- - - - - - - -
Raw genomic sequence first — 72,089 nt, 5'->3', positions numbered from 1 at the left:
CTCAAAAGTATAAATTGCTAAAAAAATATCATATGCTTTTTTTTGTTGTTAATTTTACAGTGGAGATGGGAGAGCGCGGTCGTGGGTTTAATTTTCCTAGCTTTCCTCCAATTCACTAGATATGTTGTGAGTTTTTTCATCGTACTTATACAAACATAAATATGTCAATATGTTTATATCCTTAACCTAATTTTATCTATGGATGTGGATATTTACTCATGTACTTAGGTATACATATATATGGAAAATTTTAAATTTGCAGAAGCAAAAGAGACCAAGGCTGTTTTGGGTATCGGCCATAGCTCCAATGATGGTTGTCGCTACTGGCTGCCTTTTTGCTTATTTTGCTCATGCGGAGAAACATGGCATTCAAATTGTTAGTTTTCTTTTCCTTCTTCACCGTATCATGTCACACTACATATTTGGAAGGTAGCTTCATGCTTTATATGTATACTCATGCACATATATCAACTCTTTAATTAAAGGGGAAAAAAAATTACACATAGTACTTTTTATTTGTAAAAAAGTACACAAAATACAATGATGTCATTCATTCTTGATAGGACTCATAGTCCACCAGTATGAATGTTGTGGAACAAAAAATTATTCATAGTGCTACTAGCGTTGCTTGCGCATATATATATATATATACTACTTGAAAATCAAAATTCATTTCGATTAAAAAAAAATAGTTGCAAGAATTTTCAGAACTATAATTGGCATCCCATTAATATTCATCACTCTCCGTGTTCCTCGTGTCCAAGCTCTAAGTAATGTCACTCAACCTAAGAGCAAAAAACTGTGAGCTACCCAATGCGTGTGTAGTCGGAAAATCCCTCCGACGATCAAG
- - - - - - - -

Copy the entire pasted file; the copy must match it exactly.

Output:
Raw genomic sequence first — 72,089 nt, 5'->3', positions numbered from 1 at the left:
CTCAAAAGTATAAATTGCTAAAAAAATATCATATGCTTTTTTTTGTTGTTAATTTTACAGTGGAGATGGGAGAGCGCGGTCGTGGGTTTAATTTTCCTAGCTTTCCTCCAATTCACTAGATATGTTGTGAGTTTTTTCATCGTACTTATACAAACATAAATATGTCAATATGTTTATATCCTTAACCTAATTTTATCTATGGATGTGGATATTTACTCATGTACTTAGGTATACATATATATGGAAAATTTTAAATTTGCAGAAGCAAAAGAGACCAAGGCTGTTTTGGGTATCGGCCATAGCTCCAATGATGGTTGTCGCTACTGGCTGCCTTTTTGCTTATTTTGCTCATGCGGAGAAACATGGCATTCAAATTGTTAGTTTTCTTTTCCTTCTTCACCGTATCATGTCACACTACATATTTGGAAGGTAGCTTCATGCTTTATATGTATACTCATGCACATATATCAACTCTTTAATTAAAGGGGAAAAAAAATTACACATAGTACTTTTTATTTGTAAAAAAGTACACAAAATACAATGATGTCATTCATTCTTGATAGGACTCATAGTCCACCAGTATGAATGTTGTGGAACAAAAAATTATTCATAGTGCTACTAGCGTTGCTTGCGCATATATATATATATATACTACTTGAAAATCAAAATTCATTTCGATTAAAAAAAAATAGTTGCAAGAATTTTCAGAACTATAATTGGCATCCCATTAATATTCATCACTCTCCGTGTTCCTCGTGTCCAAGCTCTAAGTAATGTCACTCAACCTAAGAGCAAAAAACTGTGAGCTACCCAATGCGTGTGTAGTCGGAAAATCCCTCCGACGATCAAG